How it started
Today I was working out some slides I have on Agile & Scrum Intro… and I have this slide that describes what a Scrum Team is:
- 5 to 9 people
- Cross-functional (Programmers+ testers+ UX+..)
- Members should be full-time
- Autonomous, regarding how to achieve commitments
- Stable – same team throughout the product sprints
- Negotiates commitment with Product Owner
This is ok. This is important. Nevertheless this is just a small part of it. Actually, this is almost nothing.
So I started thinking about how little it is to say just this.
Then I thought how easy it is to have events and practices like daily scrums, timebox and planning sessions in place. You can do this pretty easily and you don’t even need to have a team for it… you’ll be ok with just a group of individuals. Just play out the drummer beat and they’ll follow.
But then, you find out this is just the beginning. It won’t work just because you’re doing it.. if you can’t see and get real value from it, then it’s all wrong and pointless. Waste.
Cargo Cult Phenomenon
Following every SCRUM practice while it has no meaning to those using it will just make them look ridiculous and make them waste their time. Actually there’s a name for this: Cargo cult, check this video
and remember it every time your daily scrum is pointless.
BTW, don’t think this will never happen to you just because you use clothes and have a degree, it will happen, it may even be happening right now and actually it’s even worst cause you have access to more info than they have!
Where Teams come from
Teams are usually born from some managers decision, who puts people together according to their skills and project needs. Thin balance. Then everyone will expect you to work as team. But you need time to grow yourself as a team, and you need a purpose…kindness and a lot of good will. You need to want it first. To see value from doing it.
I see people as runners. I may say they are all running for the same team, but in the end, everyone will try to score the first place, last thing that will cross their minds is to look back and reach out for the last mates.
As a Scrum Master, as a proud employee I actually don’t want that to happen. I don’t want people to wait for the slow runners. I want my team to win and I want them all to be fast.
So, there is no magic potion to make this happen. No silver bullet. You can dress them up all alike, link their prizes and defeats..whatever. It won’t work. You’ll still have fast and slow runners.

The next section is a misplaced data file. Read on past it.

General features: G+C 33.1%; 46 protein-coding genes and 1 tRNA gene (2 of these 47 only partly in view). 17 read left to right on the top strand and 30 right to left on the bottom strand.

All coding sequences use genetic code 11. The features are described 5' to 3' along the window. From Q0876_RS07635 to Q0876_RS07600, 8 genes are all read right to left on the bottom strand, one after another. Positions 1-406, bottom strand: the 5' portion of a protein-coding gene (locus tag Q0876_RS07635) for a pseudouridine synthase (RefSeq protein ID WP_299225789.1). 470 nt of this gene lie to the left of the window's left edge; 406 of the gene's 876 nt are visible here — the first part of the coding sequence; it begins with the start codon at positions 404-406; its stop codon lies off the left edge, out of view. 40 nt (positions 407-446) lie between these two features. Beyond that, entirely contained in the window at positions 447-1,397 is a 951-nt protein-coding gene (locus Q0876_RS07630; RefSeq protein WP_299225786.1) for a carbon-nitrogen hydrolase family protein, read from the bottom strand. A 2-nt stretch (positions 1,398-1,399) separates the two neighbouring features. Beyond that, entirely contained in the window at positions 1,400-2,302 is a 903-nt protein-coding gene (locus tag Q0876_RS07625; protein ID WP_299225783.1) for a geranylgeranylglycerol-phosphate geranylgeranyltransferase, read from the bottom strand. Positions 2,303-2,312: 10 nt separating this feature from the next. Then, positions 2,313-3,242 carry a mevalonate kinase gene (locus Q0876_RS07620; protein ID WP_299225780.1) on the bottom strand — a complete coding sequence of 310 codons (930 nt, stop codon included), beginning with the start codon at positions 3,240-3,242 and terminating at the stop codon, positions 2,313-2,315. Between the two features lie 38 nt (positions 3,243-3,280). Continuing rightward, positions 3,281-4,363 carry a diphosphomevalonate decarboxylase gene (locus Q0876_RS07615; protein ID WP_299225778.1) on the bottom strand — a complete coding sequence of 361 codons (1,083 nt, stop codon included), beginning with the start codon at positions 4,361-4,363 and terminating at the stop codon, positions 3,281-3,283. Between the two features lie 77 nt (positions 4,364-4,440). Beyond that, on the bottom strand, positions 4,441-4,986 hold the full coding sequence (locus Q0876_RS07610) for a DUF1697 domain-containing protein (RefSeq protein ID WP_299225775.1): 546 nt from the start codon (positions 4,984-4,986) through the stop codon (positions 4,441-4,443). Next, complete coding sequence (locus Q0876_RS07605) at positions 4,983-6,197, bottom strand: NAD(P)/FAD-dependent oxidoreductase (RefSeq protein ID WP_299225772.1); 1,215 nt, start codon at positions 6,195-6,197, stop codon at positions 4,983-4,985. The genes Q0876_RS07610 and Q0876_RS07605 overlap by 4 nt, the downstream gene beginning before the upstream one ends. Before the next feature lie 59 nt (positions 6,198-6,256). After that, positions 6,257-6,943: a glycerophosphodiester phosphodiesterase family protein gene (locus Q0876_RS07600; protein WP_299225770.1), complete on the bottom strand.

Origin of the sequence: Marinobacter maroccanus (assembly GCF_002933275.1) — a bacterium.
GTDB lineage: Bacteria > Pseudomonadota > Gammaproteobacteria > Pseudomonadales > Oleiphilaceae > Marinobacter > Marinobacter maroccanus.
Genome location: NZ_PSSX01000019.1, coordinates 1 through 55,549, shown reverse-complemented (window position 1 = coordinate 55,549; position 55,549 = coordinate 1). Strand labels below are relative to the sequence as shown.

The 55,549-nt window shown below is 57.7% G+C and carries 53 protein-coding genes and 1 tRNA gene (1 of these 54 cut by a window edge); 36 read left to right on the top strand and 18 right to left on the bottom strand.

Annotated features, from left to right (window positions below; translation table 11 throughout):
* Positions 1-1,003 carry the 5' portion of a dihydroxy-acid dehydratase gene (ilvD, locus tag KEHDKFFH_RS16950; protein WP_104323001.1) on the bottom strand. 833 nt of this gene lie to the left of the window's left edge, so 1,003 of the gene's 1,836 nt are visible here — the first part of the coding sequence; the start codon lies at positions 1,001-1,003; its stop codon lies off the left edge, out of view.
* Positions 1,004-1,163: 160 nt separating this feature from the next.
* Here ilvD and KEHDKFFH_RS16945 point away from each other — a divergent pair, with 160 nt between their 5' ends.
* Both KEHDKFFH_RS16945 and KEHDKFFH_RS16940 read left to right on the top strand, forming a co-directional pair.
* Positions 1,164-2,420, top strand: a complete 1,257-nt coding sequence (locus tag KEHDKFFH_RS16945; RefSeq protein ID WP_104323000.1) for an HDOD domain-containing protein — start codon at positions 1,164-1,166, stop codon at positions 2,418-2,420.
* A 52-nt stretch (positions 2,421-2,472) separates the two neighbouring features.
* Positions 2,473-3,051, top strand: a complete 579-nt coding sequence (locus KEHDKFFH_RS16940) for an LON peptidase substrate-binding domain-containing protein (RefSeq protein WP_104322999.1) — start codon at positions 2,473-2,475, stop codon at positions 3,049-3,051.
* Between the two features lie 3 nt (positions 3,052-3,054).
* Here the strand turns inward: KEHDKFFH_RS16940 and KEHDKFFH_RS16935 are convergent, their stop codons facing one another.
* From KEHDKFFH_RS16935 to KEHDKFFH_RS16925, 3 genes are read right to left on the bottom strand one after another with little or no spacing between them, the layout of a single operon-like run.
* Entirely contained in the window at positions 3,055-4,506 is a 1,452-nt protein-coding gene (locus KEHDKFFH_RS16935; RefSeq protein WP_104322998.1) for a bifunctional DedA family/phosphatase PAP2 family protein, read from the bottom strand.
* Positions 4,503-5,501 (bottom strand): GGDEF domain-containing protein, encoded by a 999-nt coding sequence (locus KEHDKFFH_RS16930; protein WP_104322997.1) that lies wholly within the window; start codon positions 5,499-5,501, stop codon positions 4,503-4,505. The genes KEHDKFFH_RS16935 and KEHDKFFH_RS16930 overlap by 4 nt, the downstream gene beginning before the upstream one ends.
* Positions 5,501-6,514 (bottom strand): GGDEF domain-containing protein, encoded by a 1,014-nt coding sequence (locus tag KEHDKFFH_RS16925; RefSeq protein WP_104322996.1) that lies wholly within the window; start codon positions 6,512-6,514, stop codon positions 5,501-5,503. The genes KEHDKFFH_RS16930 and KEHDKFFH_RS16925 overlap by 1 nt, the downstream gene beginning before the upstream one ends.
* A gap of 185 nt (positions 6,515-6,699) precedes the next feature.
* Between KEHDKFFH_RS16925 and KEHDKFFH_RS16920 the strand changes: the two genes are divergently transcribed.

People will get even less motivated, conflicts will rise, along with the will to abandon the team (and trust me, you won’t get rid of the slower runners.. you’ll lose both the slow and the fast runners). And this will happen to you as well.
I believe there’s one thing you can do. I don’t know if it will work with you. I’m not here to sell silver bullets (hate them. my favorite has always been the werewolf).
From 1 to Many
Take them all to the start point. Point out where’s the finish line. Then tie their legs to each other.
They’ll figure out how to get to the end all together. Yes, you’ll have casualties during the first meters. They’ll discuss, argue, complain, some will even try to quit or start a fight – that’s when you should be around and remember why they’re there and point out the finish line. Focus on finish line.
They will figure out out to deal with faster runners and slower runners. They’ll figure out whom should be in the middle whom will be better outliners. And in the end you’ll be amazed by how simple and adequate it was the way they figured out to do stuff.
You won’t have 1 but many runners. They’ll all improve their timings and grow stronger, together.
So, back into Software teams, as we can’t tie their legs (literally) one thing we can do is to challenge them to write down their Team values and Working agreements.
Team values are the team beliefs- We’re now like a family, we should have our values, they will define us as a team.
- “We will never leave a member behind.”
Working agreements are practical rules everyone agrees as, e.g., Pair working, frequent code check-ins… whatever keeps your team at a steady, rhythmic pace.
- ” We keep the pace of the slowest runner”
Writing all this down will make them think why they work together, think about weaknesses and strengths they have and which is the best way to work together.
Things we can tolerate and things we can’t afford nor bare.
By doing this they’ll probably, for the first time, think as a team rather than as individual runners.
Simple things. Tinny little things that actually make the difference.